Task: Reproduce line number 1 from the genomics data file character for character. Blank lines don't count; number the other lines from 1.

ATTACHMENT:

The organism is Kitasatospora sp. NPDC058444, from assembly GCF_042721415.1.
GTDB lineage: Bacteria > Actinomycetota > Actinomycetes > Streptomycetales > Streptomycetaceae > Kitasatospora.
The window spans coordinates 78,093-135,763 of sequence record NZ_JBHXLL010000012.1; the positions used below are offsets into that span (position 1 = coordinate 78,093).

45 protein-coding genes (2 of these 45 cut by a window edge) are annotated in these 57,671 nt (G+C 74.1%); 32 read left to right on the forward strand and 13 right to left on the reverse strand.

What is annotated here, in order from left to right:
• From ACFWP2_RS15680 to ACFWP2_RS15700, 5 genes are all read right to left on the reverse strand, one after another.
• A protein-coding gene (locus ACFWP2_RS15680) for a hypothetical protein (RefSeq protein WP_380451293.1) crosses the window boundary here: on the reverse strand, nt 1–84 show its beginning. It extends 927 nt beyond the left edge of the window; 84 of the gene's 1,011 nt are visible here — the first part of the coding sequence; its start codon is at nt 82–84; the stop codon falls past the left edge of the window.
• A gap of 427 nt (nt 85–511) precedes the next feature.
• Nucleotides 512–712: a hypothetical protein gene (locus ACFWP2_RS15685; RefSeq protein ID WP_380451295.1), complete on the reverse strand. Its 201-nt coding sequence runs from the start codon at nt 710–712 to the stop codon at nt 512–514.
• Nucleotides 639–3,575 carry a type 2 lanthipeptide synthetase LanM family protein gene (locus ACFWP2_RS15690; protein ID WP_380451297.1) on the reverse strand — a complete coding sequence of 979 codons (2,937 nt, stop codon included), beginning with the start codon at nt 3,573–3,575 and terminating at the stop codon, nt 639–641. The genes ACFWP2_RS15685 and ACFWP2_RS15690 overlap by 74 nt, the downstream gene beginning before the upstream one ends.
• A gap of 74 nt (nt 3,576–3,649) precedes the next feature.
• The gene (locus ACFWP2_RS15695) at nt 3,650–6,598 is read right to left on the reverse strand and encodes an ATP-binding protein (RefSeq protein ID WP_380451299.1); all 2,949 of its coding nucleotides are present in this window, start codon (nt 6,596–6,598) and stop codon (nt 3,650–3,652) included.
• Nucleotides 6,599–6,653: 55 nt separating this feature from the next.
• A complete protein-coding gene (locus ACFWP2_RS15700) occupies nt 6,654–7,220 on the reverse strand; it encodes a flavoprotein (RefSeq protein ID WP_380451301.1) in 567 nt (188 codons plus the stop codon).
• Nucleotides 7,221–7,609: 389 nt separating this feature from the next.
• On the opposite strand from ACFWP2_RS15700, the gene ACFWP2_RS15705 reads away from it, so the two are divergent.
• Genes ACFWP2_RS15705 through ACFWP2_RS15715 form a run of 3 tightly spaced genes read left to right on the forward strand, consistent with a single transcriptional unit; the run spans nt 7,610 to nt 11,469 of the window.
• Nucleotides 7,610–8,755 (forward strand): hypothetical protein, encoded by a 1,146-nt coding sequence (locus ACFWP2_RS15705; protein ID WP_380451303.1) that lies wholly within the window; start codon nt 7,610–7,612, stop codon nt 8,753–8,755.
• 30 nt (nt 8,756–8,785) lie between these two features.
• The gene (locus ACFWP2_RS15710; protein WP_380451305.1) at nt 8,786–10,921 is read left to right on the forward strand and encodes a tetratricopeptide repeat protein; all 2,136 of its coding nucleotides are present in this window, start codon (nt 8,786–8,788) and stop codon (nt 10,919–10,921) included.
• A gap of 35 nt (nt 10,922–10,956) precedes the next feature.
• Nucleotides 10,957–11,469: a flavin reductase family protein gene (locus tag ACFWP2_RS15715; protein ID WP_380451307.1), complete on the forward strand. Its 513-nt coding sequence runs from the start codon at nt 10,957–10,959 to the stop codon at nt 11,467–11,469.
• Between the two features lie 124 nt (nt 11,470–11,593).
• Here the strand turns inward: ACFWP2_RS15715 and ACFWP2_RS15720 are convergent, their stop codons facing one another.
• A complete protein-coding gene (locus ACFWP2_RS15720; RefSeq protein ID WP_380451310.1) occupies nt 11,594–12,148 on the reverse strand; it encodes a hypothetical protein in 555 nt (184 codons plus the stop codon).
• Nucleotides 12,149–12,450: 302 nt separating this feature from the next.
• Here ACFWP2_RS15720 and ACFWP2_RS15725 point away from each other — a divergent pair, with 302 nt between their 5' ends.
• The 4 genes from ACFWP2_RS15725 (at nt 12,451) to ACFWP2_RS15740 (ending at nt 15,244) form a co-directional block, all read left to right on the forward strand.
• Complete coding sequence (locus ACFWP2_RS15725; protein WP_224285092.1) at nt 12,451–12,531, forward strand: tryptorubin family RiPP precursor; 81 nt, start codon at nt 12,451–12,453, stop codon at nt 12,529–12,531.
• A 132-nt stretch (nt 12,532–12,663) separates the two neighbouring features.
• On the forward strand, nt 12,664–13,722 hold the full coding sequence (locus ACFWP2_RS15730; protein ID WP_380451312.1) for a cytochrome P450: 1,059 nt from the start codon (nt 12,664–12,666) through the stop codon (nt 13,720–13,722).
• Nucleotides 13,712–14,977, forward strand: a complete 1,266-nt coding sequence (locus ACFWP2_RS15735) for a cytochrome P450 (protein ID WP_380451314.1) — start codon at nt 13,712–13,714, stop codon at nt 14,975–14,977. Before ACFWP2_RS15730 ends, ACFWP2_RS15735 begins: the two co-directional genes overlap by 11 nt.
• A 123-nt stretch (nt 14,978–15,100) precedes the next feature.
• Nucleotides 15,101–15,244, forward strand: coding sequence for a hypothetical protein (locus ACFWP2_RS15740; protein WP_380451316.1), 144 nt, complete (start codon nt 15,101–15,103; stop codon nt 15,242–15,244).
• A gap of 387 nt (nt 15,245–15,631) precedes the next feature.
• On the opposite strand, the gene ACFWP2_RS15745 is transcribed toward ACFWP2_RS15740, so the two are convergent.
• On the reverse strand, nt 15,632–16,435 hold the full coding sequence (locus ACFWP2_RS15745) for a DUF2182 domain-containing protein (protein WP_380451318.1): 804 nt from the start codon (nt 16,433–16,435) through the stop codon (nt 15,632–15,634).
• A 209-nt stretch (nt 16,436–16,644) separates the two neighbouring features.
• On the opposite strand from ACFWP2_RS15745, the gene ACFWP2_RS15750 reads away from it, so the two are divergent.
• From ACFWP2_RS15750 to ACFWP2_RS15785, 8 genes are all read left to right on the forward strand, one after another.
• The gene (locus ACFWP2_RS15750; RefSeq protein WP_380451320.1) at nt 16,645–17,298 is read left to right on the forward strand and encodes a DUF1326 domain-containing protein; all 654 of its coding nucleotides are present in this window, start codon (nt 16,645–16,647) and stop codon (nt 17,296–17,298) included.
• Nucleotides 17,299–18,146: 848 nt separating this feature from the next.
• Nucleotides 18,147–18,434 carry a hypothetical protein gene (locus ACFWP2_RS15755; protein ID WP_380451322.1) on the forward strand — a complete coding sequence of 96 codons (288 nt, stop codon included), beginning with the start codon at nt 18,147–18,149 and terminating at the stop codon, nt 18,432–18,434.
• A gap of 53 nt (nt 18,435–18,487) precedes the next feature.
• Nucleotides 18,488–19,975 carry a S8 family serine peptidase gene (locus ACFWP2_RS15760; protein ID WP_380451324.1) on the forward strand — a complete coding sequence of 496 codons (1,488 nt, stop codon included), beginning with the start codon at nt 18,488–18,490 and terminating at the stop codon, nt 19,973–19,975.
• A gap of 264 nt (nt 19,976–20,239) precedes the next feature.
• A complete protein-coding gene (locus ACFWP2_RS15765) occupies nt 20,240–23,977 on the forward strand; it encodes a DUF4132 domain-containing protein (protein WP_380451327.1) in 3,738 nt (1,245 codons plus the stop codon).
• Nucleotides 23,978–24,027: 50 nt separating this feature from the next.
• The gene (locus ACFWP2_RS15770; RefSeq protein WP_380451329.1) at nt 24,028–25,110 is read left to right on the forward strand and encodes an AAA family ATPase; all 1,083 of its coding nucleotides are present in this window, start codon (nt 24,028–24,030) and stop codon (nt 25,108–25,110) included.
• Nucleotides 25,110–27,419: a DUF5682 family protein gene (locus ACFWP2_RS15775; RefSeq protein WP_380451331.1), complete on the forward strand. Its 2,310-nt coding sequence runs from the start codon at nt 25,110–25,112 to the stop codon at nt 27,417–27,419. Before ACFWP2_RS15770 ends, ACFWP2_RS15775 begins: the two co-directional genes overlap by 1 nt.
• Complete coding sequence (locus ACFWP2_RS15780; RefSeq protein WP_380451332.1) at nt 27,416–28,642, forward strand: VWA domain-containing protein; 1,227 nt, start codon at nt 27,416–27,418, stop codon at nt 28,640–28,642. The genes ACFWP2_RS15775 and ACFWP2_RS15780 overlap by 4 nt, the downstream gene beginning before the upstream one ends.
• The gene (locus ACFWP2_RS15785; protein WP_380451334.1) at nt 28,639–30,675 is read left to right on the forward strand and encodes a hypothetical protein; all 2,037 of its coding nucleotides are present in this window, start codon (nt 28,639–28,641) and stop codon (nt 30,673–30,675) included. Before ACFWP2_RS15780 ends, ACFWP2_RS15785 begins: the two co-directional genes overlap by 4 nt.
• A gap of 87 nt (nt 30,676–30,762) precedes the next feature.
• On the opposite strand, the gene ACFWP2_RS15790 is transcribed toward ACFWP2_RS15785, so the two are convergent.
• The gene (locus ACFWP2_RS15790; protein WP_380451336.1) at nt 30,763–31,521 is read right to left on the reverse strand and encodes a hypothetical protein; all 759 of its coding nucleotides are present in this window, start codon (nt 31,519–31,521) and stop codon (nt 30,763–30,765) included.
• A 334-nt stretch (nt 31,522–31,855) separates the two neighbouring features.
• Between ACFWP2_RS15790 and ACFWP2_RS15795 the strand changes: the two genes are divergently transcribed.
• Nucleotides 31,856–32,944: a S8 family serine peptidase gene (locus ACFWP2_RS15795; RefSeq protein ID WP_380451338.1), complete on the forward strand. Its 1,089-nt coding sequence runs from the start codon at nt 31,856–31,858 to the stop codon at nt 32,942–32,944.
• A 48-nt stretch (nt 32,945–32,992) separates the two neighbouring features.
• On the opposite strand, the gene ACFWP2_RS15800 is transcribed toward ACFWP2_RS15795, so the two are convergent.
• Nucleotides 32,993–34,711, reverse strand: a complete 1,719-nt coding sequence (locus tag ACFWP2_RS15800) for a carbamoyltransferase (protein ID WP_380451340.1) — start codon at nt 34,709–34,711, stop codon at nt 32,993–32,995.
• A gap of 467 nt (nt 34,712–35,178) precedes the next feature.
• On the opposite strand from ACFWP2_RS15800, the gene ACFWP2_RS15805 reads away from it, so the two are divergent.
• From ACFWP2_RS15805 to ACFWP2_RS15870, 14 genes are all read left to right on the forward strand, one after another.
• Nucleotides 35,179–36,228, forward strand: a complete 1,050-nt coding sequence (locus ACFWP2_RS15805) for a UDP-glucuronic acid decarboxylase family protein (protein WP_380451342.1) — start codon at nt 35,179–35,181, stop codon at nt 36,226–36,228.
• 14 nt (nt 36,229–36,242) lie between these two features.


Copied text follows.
The organism is Kitasatospora sp. NPDC058444, from assembly GCF_042721415.1.